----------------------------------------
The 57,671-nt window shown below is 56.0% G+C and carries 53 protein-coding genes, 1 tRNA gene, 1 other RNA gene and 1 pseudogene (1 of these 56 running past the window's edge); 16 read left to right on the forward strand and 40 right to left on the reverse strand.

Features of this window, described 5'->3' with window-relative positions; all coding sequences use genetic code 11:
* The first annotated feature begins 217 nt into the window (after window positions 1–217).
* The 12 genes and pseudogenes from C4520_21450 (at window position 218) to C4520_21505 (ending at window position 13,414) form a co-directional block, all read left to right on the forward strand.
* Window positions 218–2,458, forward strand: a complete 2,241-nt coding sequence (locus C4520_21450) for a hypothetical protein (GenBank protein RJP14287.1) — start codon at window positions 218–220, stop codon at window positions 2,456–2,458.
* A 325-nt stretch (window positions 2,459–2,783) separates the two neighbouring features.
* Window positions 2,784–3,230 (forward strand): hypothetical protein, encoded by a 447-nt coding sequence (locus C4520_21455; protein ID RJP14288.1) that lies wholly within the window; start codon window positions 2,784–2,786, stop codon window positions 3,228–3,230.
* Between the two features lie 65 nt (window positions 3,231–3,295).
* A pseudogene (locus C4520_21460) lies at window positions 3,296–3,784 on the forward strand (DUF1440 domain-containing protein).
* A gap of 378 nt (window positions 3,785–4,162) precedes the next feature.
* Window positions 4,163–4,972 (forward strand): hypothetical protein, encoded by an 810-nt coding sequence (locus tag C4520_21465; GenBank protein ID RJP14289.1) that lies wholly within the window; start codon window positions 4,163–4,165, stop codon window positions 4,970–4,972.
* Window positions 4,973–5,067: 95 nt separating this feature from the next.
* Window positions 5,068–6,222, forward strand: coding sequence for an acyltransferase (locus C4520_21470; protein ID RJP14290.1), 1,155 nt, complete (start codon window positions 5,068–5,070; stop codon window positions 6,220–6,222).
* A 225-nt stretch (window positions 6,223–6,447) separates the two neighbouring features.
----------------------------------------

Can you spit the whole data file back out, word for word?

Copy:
The 57,671-nt window shown below is 56.0% G+C and carries 53 protein-coding genes, 1 tRNA gene, 1 other RNA gene and 1 pseudogene (1 of these 56 running past the window's edge); 16 read left to right on the forward strand and 40 right to left on the reverse strand.

Features of this window, described 5'->3' with window-relative positions; all coding sequences use genetic code 11:
* The first annotated feature begins 217 nt into the window (after window positions 1–217).
* The 12 genes and pseudogenes from C4520_21450 (at window position 218) to C4520_21505 (ending at window position 13,414) form a co-directional block, all read left to right on the forward strand.
* Window positions 218–2,458, forward strand: a complete 2,241-nt coding sequence (locus C4520_21450) for a hypothetical protein (GenBank protein RJP14287.1) — start codon at window positions 218–220, stop codon at window positions 2,456–2,458.
* A 325-nt stretch (window positions 2,459–2,783) separates the two neighbouring features.
* Window positions 2,784–3,230 (forward strand): hypothetical protein, encoded by a 447-nt coding sequence (locus C4520_21455; protein ID RJP14288.1) that lies wholly within the window; start codon window positions 2,784–2,786, stop codon window positions 3,228–3,230.
* Between the two features lie 65 nt (window positions 3,231–3,295).
* A pseudogene (locus C4520_21460) lies at window positions 3,296–3,784 on the forward strand (DUF1440 domain-containing protein).
* A gap of 378 nt (window positions 3,785–4,162) precedes the next feature.
* Window positions 4,163–4,972 (forward strand): hypothetical protein, encoded by an 810-nt coding sequence (locus tag C4520_21465; GenBank protein ID RJP14289.1) that lies wholly within the window; start codon window positions 4,163–4,165, stop codon window positions 4,970–4,972.
* Window positions 4,973–5,067: 95 nt separating this feature from the next.
* Window positions 5,068–6,222, forward strand: coding sequence for an acyltransferase (locus C4520_21470; protein ID RJP14290.1), 1,155 nt, complete (start codon window positions 5,068–5,070; stop codon window positions 6,220–6,222).
* A 225-nt stretch (window positions 6,223–6,447) separates the two neighbouring features.